Friday, October 14, 2022

Historic Vitrolite Building harnesses new future

A terra cotta standout among brick facades along Detroit Avenue in
Cleveland’s Ohio City, the Vitrolite Building will transition from its
prior owner and use as the home of the Intermuseum Conservation
Association to that of the Harness Collective (Kurtz).

Restoration of the historic Vitrolite Building, 2915 Detroit Ave., in Cleveland’s Ohio City neighborhood moved closer to reality yesterday when the city’s Landmarks Commission approved the project with a unanimous vote, along with a few conditions. The nearly century-old building with its unique terra cotta fa├žade is on the National Register of Historic Places. But it has a new future with a new owner who will take it in a new direction.


Thursday, October 13, 2022

Lakefront park expansion advances

Masterplan map for the Cleveland Harbor Eastern Embayment Resilience
Strategy (CHEERS) project, located just east of downtown Cleveland
along the city’s Lake Erie waterfront. The project will increase access
to recreation, expand sanctuaries for wildlife, protect Interstate 90 from
wave action from storms and possibly promote development of the
former First Energy Lakeshore Power Plant, west of East 72nd Street
 (Cleveland Metroparks). CLICK IMAGES TO ENLARGE THEM.

While there’s been lots of studies about how to improve Cleveland’s lakefront, one is actually moving forward into formal design and construction permitting — the last step before acquiring funding and construction for an expanded lakefront park just east of downtown. And although the detailed design and permitting work will continue through to the end of 2024, a big piece of funding for lakefront park expansion will be decided by voters next month.


Friday, October 7, 2022

Downtown Cleveland’s ‘office market needs help’

Downtown Cleveland has lost 30 percent of its leasable office space to
adaptive reuse projects, mainly residential. The leased space that remains
is only 60 percent full on any given day following the pandemic and its
instigation of remote or hybrid work policies. Public incentives are being
sought to boost the office market downtown with a recognition that it may
never be the same again (KJP). CLICK IMAGES TO ENLARGE THEM

This week, global real estate brokerage Newmark released its third quarter office market report for Greater Cleveland and the news wasn’t good, especially for downtown Cleveland. While three of five submarkets in the metropolitan area saw declining occupancies of office spaces in July-September, none suffered a greater loss than the central business district. That district includes everything from Ohio City east through Downtown to Midtown.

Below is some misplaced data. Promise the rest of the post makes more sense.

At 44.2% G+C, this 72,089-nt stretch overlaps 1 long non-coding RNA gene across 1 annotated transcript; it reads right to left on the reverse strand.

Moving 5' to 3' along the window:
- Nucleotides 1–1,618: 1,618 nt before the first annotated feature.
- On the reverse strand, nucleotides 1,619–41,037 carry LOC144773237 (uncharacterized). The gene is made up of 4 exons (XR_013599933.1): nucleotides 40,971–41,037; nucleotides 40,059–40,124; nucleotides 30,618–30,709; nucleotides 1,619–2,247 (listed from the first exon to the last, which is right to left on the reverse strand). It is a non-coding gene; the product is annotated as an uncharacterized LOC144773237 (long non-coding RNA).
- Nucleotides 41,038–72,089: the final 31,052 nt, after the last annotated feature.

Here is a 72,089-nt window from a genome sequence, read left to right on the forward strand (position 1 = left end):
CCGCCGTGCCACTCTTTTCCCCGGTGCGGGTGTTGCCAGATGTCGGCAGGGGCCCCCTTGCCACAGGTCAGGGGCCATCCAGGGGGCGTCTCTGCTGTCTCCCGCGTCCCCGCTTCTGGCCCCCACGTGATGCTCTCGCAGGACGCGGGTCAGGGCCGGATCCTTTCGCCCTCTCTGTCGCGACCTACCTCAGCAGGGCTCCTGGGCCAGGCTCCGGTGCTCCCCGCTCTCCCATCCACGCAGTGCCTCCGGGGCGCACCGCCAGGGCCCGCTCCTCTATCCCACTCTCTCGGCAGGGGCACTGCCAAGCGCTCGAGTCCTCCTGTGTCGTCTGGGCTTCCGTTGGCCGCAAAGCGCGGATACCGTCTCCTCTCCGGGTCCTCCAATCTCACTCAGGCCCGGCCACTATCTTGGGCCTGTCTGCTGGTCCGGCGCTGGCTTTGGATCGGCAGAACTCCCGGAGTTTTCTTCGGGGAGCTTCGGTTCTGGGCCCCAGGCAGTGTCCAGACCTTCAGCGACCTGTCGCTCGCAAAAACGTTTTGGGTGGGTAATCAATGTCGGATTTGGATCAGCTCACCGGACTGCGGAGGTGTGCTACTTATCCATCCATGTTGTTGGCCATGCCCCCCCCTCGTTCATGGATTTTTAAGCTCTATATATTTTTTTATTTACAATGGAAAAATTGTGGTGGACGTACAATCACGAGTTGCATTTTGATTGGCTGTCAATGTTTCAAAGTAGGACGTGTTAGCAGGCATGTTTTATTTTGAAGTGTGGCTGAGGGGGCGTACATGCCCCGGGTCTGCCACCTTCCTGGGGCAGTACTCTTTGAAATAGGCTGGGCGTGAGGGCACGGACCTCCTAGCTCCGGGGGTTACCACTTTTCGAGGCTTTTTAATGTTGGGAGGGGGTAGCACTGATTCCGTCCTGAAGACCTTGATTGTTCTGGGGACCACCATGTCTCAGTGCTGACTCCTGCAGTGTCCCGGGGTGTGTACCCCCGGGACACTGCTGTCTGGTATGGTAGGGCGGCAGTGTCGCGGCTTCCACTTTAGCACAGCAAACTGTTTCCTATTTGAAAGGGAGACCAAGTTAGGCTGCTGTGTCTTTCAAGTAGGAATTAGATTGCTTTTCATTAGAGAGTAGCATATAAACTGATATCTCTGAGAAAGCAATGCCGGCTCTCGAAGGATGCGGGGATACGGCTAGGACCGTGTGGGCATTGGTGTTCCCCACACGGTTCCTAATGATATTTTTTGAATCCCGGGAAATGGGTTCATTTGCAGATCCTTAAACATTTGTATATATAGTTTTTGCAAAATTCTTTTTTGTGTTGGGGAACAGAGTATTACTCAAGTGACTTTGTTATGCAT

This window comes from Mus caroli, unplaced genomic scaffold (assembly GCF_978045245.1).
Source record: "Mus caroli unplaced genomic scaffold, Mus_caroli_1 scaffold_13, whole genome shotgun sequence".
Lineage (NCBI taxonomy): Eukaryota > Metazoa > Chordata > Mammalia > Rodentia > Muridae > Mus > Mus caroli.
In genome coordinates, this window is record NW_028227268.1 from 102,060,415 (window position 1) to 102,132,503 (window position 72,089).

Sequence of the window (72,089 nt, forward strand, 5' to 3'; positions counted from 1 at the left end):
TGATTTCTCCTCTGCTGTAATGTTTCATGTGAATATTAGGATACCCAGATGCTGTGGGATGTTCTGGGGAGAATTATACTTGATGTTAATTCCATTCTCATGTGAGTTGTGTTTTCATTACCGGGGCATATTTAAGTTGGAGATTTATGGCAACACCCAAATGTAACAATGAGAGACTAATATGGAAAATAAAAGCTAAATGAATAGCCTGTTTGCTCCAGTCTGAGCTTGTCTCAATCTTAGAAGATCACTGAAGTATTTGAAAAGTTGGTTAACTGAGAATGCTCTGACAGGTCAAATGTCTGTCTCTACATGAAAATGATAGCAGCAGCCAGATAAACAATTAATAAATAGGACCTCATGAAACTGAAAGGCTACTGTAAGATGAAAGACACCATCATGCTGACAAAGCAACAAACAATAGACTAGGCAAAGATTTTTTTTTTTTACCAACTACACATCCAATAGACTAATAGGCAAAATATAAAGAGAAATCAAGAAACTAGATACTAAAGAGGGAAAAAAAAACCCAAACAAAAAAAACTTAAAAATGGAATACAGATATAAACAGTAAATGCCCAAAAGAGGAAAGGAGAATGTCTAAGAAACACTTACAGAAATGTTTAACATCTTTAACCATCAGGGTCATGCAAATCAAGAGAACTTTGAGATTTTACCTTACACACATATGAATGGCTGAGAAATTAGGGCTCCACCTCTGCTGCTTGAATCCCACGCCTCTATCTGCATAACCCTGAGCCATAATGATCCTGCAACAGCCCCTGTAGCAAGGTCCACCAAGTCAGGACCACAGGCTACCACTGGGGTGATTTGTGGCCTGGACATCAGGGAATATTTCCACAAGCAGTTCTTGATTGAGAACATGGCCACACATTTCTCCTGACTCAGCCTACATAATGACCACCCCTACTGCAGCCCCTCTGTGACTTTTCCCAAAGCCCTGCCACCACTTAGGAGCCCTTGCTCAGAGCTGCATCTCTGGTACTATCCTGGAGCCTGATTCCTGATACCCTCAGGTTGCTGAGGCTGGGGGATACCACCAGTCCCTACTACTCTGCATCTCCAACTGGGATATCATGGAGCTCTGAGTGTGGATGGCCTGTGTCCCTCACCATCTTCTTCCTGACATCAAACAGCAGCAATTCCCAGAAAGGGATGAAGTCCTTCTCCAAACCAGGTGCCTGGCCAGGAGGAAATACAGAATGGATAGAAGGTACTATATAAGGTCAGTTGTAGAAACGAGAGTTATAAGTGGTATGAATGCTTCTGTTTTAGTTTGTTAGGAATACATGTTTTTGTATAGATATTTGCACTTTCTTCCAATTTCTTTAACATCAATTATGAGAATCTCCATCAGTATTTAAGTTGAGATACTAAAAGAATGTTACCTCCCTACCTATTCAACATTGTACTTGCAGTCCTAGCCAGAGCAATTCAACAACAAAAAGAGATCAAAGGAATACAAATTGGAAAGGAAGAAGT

Thursday, October 6, 2022

Will Sherwin-Williams’ HQ be a pretty bunker?

This rendering of the proposed gardens in front of Sherwin-Williams’ new
downtown headquarters shows people standing around. They’re not sitting
because the global coatings giant did not want any benches to be included
in its gardens which face Public Square. Security concerns about attracting
homeless people led to a compromise with the city by providing leaning
 and sitting railings at locations around the new headquarters complex. The
railings aren’t wide enough to allow someone to lie down on them (The
Sherwin-Williams Company). CLICK IMAGES TO ENLARGE THEM.

To sit or not to sit, that was the question that caused the biggest debate today among members of a design-review panel of Cleveland’s City Planning Commission prior to supporting landscaping and site amenity plans for Sherwin-Williams’ (SHW) new global headquarters. The question became a point of debate over concerns of whether adding benches to the outdoor areas of the downtown HQ would attract homeless people to sleep there as is already the case at locations throughout the adjacent Public Square.


Tuesday, October 4, 2022

City reveals MetroHealth’s West 25th plans

An updated elevation view shared exclusively by NEOtrans shows the
west side of West 25th Street showing the proposed senior apartments,
at left, and new Metrohealth police station at right. This image pro-
vides greater relevance to current plans compared to the outdated
images shared last week, which were the only views available at

Conceptual plans made publicly available this week for the next phase of development near the MetroHealth medical center along West 25th Street show a slightly scaled-back design compared to previously released massings by the MetroHealth System and shared by NEOtrans last week. Specifically, a proposed new headquarters for the hospital’s police department will be built next to rather than on the first floor of a new 60-unit senior apartment building at the northwest corner of West 25th and Trowbridge Avenue in Cleveland’s Clark-Fulton neighborhood. A future apartment building at the southwest corner may be considered at a later date.